Is traveling beyond our immediate backyard in search of birds detrimental to avian species? Some folks have suggested birding is bad for birds! Here‘s their reasoning: as we pursue our interest, enjoying birds, and even racing around Ohio (or the region, or the country) building our bird lists, we are also burning fossil fuels—lots of them—adding to greenhouse gas emissions. Scientists believe global greenhouse gasses have already negatively affected bird habitats and migratory patterns.
What can birders do?
First of all, we should not guilt-trip each other to stop birding, but we should do something to address the issue itself. That‘s where a new initiative, the Carbon Offset Bird Project (COBP), flies into action this September at the Midwest Birding Symposium (MBS) with the Ohio Ornithological Society and Bird Watcher’s Digest as major players.
The COBP is an experimental, voluntary effort to offset birding-related carbon emissions through financial contributions. Funds will be used to se- cure quality bird habitat—vital migratory bird habitat—in Ohio. This project is modeled loosely after other carbon offset programs involving air or vehicle travel, but is among the first specifically tailored to birders and local birds at a birding event. That‘s why a local carbon-offset support effort will be launched at MBS benefiting local habitat preservation at Meadowbrook Marsh.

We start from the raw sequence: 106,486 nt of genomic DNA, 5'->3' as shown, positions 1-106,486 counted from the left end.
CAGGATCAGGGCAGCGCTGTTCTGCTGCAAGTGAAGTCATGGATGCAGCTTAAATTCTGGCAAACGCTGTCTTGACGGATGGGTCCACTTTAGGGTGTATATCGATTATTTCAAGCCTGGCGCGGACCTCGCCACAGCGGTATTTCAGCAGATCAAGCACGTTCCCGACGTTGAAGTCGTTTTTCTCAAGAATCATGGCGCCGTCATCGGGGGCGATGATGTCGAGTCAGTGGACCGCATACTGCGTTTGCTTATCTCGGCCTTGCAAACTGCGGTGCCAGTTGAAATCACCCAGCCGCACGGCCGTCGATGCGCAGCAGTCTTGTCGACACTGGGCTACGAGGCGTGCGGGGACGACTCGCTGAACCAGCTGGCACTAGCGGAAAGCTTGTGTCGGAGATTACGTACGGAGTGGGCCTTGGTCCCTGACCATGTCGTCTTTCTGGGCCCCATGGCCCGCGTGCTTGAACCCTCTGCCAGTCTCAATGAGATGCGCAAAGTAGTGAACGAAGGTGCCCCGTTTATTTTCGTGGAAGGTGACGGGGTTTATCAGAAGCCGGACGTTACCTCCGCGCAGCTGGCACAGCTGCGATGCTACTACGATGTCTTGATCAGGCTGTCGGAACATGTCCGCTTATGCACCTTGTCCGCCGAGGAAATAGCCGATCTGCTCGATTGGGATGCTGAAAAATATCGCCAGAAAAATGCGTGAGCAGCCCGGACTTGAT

There are already numerous carbon offset programs underway, involving laudable mitigation and renewable energy campaigns. These often include carbon reforestation projects in developing countries, renewable energy projects in the United States such as solar or wind, and renewable energy and energy efficiency projects in developing countries. At the same time, there is a growing movement at both the corporate and individual levels toward offsets: mitigating our remaining footprint by reducing or displacing the CO2 we help emit, in some other place or by an alternate method. But the COBP at the MBS is intended to offset a particular behavior with a particular local solution directly related to our birds, breeding or migrating through Ohio.
First, a few basic principles. Participation is encouraged, but is totally voluntary. Participants will be encouraged to offset 100 percent of their individual bird activity-related emissions. If successful, the COBP could serve as a model for other Ohio festivals, bird clubs, and even supporting companies to make a difference for birds and combat CO2 emissions. A broader COBP might eventually be launched nationally, acquiring and securing local valuable habitat for nesting, migrating, and wintering birds of many species.
How does COBP work?
With the use of the COBP-approach at MBS, and the role of OOS, we will support a great habitat conservation project through donations. The offset project is the transformation of about 15 acres of idle cropland at the "Boss Unit" at Ottawa National Wildlife Refuge into fine shorebird and grassland habitat. This area is currently accessible to birders during all daylight hours, and it has proven its worth.... for birds and birders. It should be become an even better site with these important vegetative habitat improvements.
You can find more information on the COBP and the Boss Unit restoration here: COBP-MBS2013.